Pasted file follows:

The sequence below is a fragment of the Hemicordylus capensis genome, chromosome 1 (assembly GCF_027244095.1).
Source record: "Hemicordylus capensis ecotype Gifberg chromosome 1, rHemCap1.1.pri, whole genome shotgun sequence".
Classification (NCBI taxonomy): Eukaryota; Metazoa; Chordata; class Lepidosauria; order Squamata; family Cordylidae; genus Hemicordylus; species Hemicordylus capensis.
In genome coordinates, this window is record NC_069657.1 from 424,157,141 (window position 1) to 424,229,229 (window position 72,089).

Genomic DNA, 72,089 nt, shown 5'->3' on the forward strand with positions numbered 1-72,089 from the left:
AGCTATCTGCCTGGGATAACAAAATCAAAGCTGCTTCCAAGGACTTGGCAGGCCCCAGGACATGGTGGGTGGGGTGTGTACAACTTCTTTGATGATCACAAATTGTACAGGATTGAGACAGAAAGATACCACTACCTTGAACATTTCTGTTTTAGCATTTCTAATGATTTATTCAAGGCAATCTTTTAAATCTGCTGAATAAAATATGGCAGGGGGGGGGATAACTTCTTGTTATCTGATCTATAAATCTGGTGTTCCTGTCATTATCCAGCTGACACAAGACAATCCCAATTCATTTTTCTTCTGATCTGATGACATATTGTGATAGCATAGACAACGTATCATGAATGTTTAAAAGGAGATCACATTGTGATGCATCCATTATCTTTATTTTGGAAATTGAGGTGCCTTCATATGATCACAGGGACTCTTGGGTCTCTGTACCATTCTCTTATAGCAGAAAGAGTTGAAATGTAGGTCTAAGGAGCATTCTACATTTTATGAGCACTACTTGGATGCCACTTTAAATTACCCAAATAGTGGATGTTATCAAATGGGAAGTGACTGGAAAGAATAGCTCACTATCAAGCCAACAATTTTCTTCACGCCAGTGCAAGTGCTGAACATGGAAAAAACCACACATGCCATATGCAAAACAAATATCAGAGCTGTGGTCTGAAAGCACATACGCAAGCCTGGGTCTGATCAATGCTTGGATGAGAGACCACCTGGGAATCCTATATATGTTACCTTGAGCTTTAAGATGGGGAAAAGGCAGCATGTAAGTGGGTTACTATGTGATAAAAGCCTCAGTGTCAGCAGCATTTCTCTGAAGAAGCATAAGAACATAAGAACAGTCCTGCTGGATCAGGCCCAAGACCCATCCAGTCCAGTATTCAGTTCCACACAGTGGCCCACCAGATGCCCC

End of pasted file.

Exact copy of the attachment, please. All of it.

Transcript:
The sequence below is a fragment of the Hemicordylus capensis genome, chromosome 1 (assembly GCF_027244095.1).
Source record: "Hemicordylus capensis ecotype Gifberg chromosome 1, rHemCap1.1.pri, whole genome shotgun sequence".
Classification (NCBI taxonomy): Eukaryota; Metazoa; Chordata; class Lepidosauria; order Squamata; family Cordylidae; genus Hemicordylus; species Hemicordylus capensis.
In genome coordinates, this window is record NC_069657.1 from 424,157,141 (window position 1) to 424,229,229 (window position 72,089).

Genomic DNA, 72,089 nt, shown 5'->3' on the forward strand with positions numbered 1-72,089 from the left:
AGCTATCTGCCTGGGATAACAAAATCAAAGCTGCTTCCAAGGACTTGGCAGGCCCCAGGACATGGTGGGTGGGGTGTGTACAACTTCTTTGATGATCACAAATTGTACAGGATTGAGACAGAAAGATACCACTACCTTGAACATTTCTGTTTTAGCATTTCTAATGATTTATTCAAGGCAATCTTTTAAATCTGCTGAATAAAATATGGCAGGGGGGGGGATAACTTCTTGTTATCTGATCTATAAATCTGGTGTTCCTGTCATTATCCAGCTGACACAAGACAATCCCAATTCATTTTTCTTCTGATCTGATGACATATTGTGATAGCATAGACAACGTATCATGAATGTTTAAAAGGAGATCACATTGTGATGCATCCATTATCTTTATTTTGGAAATTGAGGTGCCTTCATATGATCACAGGGACTCTTGGGTCTCTGTACCATTCTCTTATAGCAGAAAGAGTTGAAATGTAGGTCTAAGGAGCATTCTACATTTTATGAGCACTACTTGGATGCCACTTTAAATTACCCAAATAGTGGATGTTATCAAATGGGAAGTGACTGGAAAGAATAGCTCACTATCAAGCCAACAATTTTCTTCACGCCAGTGCAAGTGCTGAACATGGAAAAAACCACACATGCCATATGCAAAACAAATATCAGAGCTGTGGTCTGAAAGCACATACGCAAGCCTGGGTCTGATCAATGCTTGGATGAGAGACCACCTGGGAATCCTATATATGTTACCTTGAGCTTTAAGATGGGGAAAAGGCAGCATGTAAGTGGGTTACTATGTGATAAAAGCCTCAGTGTCAGCAGCATTTCTCTGAAGAAGCATAAGAACATAAGAACAGTCCTGCTGGATCAGGCCCAAGACCCATCCAGTCCAGTATTCAGTTCCACACAGTGGCCCACCAGATGCCCC